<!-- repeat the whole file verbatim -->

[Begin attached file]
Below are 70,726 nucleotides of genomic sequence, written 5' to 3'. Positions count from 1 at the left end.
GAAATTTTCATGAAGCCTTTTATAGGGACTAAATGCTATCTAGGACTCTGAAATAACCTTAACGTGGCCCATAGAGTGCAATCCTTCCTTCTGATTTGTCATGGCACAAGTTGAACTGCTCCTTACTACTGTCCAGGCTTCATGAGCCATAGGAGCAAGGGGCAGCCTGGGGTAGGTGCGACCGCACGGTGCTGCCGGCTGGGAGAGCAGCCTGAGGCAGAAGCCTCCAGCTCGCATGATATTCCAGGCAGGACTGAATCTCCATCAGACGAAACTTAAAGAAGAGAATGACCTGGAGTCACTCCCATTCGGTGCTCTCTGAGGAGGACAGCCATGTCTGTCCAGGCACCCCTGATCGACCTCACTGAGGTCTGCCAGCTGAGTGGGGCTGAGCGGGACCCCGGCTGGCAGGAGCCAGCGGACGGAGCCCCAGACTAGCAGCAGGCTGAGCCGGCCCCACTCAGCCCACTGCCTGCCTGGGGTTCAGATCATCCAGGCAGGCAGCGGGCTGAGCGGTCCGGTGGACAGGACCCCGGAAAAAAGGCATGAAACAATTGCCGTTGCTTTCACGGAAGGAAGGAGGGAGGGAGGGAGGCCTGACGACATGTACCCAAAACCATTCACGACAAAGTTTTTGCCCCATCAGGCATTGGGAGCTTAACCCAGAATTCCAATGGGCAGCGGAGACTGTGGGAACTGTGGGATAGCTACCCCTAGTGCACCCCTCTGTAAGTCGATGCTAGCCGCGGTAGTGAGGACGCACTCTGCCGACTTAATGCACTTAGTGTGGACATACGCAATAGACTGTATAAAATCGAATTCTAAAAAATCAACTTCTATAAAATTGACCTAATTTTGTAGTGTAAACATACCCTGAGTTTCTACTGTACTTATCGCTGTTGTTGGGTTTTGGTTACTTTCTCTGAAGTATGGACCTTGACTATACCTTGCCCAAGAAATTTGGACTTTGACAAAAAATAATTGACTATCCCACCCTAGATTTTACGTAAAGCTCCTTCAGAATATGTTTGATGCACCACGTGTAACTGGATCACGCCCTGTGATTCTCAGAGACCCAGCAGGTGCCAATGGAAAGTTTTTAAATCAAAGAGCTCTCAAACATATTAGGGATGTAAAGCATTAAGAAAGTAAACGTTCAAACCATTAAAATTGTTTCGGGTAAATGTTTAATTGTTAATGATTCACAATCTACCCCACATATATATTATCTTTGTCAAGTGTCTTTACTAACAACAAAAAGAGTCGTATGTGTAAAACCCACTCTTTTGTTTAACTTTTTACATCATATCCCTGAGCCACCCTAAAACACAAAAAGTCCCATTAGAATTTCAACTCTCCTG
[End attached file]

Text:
Below are 70,726 nucleotides of genomic sequence, written 5' to 3'. Positions count from 1 at the left end.
GAAATTTTCATGAAGCCTTTTATAGGGACTAAATGCTATCTAGGACTCTGAAATAACCTTAACGTGGCCCATAGAGTGCAATCCTTCCTTCTGATTTGTCATGGCACAAGTTGAACTGCTCCTTACTACTGTCCAGGCTTCATGAGCCATAGGAGCAAGGGGCAGCCTGGGGTAGGTGCGACCGCACGGTGCTGCCGGCTGGGAGAGCAGCCTGAGGCAGAAGCCTCCAGCTCGCATGATATTCCAGGCAGGACTGAATCTCCATCAGACGAAACTTAAAGAAGAGAATGACCTGGAGTCACTCCCATTCGGTGCTCTCTGAGGAGGACAGCCATGTCTGTCCAGGCACCCCTGATCGACCTCACTGAGGTCTGCCAGCTGAGTGGGGCTGAGCGGGACCCCGGCTGGCAGGAGCCAGCGGACGGAGCCCCAGACTAGCAGCAGGCTGAGCCGGCCCCACTCAGCCCACTGCCTGCCTGGGGTTCAGATCATCCAGGCAGGCAGCGGGCTGAGCGGTCCGGTGGACAGGACCCCGGAAAAAAGGCATGAAACAATTGCCGTTGCTTTCACGGAAGGAAGGAGGGAGGGAGGGAGGCCTGACGACATGTACCCAAAACCATTCACGACAAAGTTTTTGCCCCATCAGGCATTGGGAGCTTAACCCAGAATTCCAATGGGCAGCGGAGACTGTGGGAACTGTGGGATAGCTACCCCTAGTGCACCCCTCTGTAAGTCGATGCTAGCCGCGGTAGTGAGGACGCACTCTGCCGACTTAATGCACTTAGTGTGGACATACGCAATAGACTGTATAAAATCGAATTCTAAAAAATCAACTTCTATAAAATTGACCTAATTTTGTAGTGTAAACATACCCTGAGTTTCTACTGTACTTATCGCTGTTGTTGGGTTTTGGTTACTTTCTCTGAAGTATGGACCTTGACTATACCTTGCCCAAGAAATTTGGACTTTGACAAAAAATAATTGACTATCCCACCCTAGATTTTACGTAAAGCTCCTTCAGAATATGTTTGATGCACCACGTGTAACTGGATCACGCCCTGTGATTCTCAGAGACCCAGCAGGTGCCAATGGAAAGTTTTTAAATCAAAGAGCTCTCAAACATATTAGGGATGTAAAGCATTAAGAAAGTAAACGTTCAAACCATTAAAATTGTTTCGGGTAAATGTTTAATTGTTAATGATTCACAATCTACCCCACATATATATTATCTTTGTCAAGTGTCTTTACTAACAACAAAAAGAGTCGTATGTGTAAAACCCACTCTTTTGTTTAACTTTTTACATCATATCCCTGAGCCACCCTAAAACACAAAAAGTCCCATTAGAATTTCAACTCTCCTG